I now fly DJI-Wookong (the 50 waypoint M version). It is more costly but it is a product that has been through formal development with comprehensive testing that is tightly integrated into the product specifications. I have recently purchased their S800 airframe which is a unique design in that the ESCs are integrated into the motor mounts and the arms are removeable for portability. (no ESC calibration and no "tuning" other than inputing settings from their setup table based on the DJI airframe you are using.) The S800 was designed to incorporate the DJI autopilot which I already have installed in my own quad and hexa airframes. My only criticism is the overall weight of the S800 and still limited flight times of 15 to 25 minutes depending on many factors. You will also have to upgrade your batteries if you get the S800 airframe from DJI. It REQUIRES using two 6S/22.2 Volt/5 Amp Hour bricks and I mean bricks!
If you don't like going through props and arms like toilet paper than you should consider a more mature and reliable product - and if you do the math and add up all the crash costs you have incurred, you probably have already spent enough to have purchased at least the NAZA unit.
This is just a personal point of view. The DIY product has come a very long way but not knowing what your intent is, it is still not a commercial product you can reliably integrate into a sellable solution without some financial, warranty and product liability risks.
If you've got the money, get a Naza and try them both. Hopefully it's not like you have to trade one in to get the other. Test them both yourself, make your own decision on what you like, and you can probably sell the controller you decide you don't want on eBay pretty easily.
Personally, I have 9 different types of FCs. I like comparing and contrasting them. Each of them has and continues to teach me something. Naza is BY FAR the closest to plug & play.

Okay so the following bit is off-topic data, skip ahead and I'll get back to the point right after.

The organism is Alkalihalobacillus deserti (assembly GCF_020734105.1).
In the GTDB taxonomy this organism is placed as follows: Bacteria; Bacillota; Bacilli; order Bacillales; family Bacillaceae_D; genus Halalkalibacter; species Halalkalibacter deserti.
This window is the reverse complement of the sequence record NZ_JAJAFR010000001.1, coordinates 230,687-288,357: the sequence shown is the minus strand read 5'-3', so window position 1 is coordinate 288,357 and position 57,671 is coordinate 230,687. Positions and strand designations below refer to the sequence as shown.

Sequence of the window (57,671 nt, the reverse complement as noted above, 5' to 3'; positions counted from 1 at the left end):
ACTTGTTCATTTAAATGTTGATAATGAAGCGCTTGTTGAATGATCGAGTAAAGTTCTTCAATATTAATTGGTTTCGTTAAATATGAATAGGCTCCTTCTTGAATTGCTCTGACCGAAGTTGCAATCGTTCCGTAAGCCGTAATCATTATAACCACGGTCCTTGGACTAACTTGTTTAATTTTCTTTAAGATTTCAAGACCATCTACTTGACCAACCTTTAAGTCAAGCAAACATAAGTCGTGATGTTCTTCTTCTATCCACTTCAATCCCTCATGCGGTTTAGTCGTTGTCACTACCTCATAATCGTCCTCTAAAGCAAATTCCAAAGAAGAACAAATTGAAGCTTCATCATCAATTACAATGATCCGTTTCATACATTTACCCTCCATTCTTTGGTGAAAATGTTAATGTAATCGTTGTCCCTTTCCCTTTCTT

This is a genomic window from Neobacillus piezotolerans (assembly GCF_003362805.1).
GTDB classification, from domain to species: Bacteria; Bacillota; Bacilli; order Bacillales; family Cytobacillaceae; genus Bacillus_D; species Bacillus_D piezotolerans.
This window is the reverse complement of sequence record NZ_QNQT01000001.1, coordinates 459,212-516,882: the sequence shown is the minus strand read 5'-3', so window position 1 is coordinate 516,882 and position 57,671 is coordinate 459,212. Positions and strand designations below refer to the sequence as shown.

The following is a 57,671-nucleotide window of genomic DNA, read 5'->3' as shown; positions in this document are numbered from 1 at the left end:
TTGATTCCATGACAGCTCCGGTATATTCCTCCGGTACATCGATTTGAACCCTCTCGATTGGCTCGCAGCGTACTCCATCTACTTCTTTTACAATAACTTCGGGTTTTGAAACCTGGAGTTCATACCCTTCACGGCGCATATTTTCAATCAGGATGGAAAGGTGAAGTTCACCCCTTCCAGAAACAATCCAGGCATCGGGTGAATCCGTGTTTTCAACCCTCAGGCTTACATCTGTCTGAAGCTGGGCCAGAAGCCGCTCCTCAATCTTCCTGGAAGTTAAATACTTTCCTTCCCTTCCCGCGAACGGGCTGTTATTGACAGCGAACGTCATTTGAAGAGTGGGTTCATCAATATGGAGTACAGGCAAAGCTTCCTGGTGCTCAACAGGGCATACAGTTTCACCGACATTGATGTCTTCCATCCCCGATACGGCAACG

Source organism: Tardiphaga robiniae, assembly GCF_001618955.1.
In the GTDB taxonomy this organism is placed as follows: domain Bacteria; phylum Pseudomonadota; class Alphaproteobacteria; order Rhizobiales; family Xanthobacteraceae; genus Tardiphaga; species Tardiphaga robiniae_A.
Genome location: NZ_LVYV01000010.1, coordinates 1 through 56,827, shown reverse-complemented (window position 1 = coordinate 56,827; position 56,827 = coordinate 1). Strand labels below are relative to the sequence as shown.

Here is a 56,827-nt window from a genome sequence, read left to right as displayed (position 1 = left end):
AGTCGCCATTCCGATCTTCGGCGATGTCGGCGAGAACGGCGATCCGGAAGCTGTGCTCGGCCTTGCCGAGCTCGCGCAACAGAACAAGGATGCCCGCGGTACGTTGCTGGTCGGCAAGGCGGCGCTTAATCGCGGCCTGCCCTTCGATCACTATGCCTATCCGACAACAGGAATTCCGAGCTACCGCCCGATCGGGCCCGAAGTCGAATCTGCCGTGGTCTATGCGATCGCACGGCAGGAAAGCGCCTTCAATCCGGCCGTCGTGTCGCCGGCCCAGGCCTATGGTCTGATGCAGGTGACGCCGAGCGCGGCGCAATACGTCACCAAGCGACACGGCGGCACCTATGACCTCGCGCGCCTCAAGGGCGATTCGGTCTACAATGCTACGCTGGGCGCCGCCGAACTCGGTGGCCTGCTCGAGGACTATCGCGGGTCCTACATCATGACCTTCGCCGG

Until recently, flight controller boards from the Open Pilot boards have been somewhat difficult to access given that the project does not run on a 'supply meets demand' model. However, in the past few weeks there has been some releases / opportunities that I suspect will lead to greater availability of OP boards - particularly the CopterControl board. You could do some reading on the original CopterControl and the more recent CC3D boards at;
Note that these boards do not provide 'sophisticated autonomous flight' with waypoint navigation functionality - but they will provide a precise stabilisation solution for your hex assuming the props are balanced etc etc.. The Ground Control System software offers a 'wizard' for set up of the machine - worked very well for me (as a radio-control noob).
The OP forum has a 'Classifieds' section at the bottom of the page where you might find a board.
Thx for all the replies.. It seems like the DJI Naza is a universally "approved" option so I'm getting one of those today. The APM is up and flying again, but it seems wise to have multiple options - and it will interesting to compare the two boards. Thx again.
I have Nazza / GPS and CC3D. Before that AIOP running megapirateNG. Like you I got tired of the continual issues that hindered flying. Nazza definitely transformed my flying in that I fly much more and I am much more confident with it. In Atti mode it is so smooth and predictable it always makes me smile.
GPS mode is another matter and not so dialled in, and there are a few issues and strange behaviours that can cost you your multi so beware.
CC3D – the installation and configuration is wizard based, amazingly easy, beats Nazza but I have not flown it yet – just can’t bring myself to take off the Nazza. Both OP and Nazza forums are actively supported